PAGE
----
Capillary action will slowly perfuse the wood. That depends on molecular size, temperature and time.
It doesn't replace the wood air. Soak for days = will that last, stirring stew. No.
Charles Law predicts that heating that wood will expand that wood air and push out the oil finish
to be replaced by whatever the hot liquid was at that time (soup?).
This is why old wooden spoons look black like the bottom of a compost bin = that is what they have become.
This seems to me to be the major reason for a really penetrating oil finish.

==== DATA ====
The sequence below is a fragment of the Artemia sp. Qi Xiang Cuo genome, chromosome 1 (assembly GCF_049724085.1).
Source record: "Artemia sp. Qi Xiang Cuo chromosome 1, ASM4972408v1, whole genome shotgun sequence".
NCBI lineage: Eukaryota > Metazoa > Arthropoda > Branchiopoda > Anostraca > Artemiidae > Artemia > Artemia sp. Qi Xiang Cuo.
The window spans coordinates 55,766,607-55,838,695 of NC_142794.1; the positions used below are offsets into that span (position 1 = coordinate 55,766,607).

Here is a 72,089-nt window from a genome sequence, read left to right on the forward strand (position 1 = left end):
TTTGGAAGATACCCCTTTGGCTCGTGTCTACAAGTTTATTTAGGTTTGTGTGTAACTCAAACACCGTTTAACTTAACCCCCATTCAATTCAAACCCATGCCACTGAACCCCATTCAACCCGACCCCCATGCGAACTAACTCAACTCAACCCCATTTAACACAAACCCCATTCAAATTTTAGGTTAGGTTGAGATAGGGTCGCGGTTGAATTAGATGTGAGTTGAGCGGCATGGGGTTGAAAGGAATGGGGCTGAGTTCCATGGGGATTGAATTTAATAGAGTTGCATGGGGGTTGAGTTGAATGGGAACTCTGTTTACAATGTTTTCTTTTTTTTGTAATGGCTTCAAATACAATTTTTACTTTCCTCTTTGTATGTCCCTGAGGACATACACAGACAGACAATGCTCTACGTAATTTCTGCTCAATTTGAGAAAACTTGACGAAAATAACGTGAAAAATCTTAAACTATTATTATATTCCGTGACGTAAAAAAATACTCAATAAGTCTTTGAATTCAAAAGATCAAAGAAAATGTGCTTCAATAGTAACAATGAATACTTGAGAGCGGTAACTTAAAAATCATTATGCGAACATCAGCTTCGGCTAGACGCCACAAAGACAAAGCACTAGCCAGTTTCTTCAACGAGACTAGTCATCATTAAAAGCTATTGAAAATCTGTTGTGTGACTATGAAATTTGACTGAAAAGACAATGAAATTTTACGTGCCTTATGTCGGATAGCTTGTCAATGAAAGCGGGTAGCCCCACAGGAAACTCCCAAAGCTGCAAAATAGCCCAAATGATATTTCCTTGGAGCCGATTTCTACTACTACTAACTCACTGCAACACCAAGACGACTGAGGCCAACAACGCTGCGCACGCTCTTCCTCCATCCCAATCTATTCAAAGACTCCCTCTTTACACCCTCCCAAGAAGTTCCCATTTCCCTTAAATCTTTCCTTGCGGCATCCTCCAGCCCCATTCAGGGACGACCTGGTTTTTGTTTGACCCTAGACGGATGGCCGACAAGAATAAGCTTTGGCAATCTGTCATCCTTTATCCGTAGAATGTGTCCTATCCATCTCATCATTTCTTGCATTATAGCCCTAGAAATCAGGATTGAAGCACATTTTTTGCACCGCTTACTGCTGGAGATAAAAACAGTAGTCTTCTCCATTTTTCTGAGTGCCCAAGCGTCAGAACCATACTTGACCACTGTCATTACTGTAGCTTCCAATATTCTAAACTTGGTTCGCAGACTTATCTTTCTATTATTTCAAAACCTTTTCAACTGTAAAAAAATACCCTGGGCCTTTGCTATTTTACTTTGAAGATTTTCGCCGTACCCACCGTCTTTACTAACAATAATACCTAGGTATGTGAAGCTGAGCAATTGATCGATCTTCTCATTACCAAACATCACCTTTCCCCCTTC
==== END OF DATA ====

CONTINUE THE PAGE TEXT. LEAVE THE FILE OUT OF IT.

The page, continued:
I'm done forever in 3 minutes and 30 seconds.
Oxidation? Possible. As a % of the wood surface area, very little oil can be exposed to the air.
I ignore it. Use the oil finish of your choice. Pharmaceutical-grade mineral oil doesn't oxidize.
I buy Iliada Kalamata Greek olive oil in 3-liter tins. Has been working for me for years now.
I carved a kitchen slop-dish in birch to hold wet sponges, sink stoppers, scrub pads, etc.
I painted it with bees wax. Knowing that waxes all melt at about 150F or so, into the 325F oven.
That dish is now permanently waterproof.
It took me a week to clean all the wax spatters off my stove top = ultra messy.